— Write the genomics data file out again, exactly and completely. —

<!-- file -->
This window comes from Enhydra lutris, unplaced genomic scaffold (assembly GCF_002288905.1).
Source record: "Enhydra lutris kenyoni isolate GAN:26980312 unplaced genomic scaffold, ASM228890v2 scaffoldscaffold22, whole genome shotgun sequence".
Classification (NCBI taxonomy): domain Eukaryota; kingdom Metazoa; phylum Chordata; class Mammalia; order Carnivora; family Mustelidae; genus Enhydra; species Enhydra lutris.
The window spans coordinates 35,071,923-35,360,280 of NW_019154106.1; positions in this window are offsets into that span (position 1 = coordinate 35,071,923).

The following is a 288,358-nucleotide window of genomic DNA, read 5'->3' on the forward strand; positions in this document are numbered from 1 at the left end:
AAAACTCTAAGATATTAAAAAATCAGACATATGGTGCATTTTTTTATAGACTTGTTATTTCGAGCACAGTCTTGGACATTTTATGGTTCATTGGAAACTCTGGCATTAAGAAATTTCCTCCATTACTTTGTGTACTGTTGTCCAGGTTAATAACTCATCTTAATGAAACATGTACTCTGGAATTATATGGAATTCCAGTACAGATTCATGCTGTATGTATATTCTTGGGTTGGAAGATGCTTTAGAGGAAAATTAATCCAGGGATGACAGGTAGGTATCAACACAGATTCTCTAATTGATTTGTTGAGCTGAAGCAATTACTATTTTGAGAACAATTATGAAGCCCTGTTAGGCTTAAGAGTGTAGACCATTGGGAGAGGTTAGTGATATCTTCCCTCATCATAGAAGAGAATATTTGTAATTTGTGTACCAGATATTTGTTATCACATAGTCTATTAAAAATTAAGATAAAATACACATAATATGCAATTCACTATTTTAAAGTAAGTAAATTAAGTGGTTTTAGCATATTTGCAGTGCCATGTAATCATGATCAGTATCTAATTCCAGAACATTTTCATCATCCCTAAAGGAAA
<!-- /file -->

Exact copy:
This window comes from Enhydra lutris, unplaced genomic scaffold (assembly GCF_002288905.1).
Source record: "Enhydra lutris kenyoni isolate GAN:26980312 unplaced genomic scaffold, ASM228890v2 scaffoldscaffold22, whole genome shotgun sequence".
Classification (NCBI taxonomy): domain Eukaryota; kingdom Metazoa; phylum Chordata; class Mammalia; order Carnivora; family Mustelidae; genus Enhydra; species Enhydra lutris.
The window spans coordinates 35,071,923-35,360,280 of NW_019154106.1; positions in this window are offsets into that span (position 1 = coordinate 35,071,923).

The following is a 288,358-nucleotide window of genomic DNA, read 5'->3' on the forward strand; positions in this document are numbered from 1 at the left end:
AAAACTCTAAGATATTAAAAAATCAGACATATGGTGCATTTTTTTATAGACTTGTTATTTCGAGCACAGTCTTGGACATTTTATGGTTCATTGGAAACTCTGGCATTAAGAAATTTCCTCCATTACTTTGTGTACTGTTGTCCAGGTTAATAACTCATCTTAATGAAACATGTACTCTGGAATTATATGGAATTCCAGTACAGATTCATGCTGTATGTATATTCTTGGGTTGGAAGATGCTTTAGAGGAAAATTAATCCAGGGATGACAGGTAGGTATCAACACAGATTCTCTAATTGATTTGTTGAGCTGAAGCAATTACTATTTTGAGAACAATTATGAAGCCCTGTTAGGCTTAAGAGTGTAGACCATTGGGAGAGGTTAGTGATATCTTCCCTCATCATAGAAGAGAATATTTGTAATTTGTGTACCAGATATTTGTTATCACATAGTCTATTAAAAATTAAGATAAAATACACATAATATGCAATTCACTATTTTAAAGTAAGTAAATTAAGTGGTTTTAGCATATTTGCAGTGCCATGTAATCATGATCAGTATCTAATTCCAGAACATTTTCATCATCCCTAAAGGAAA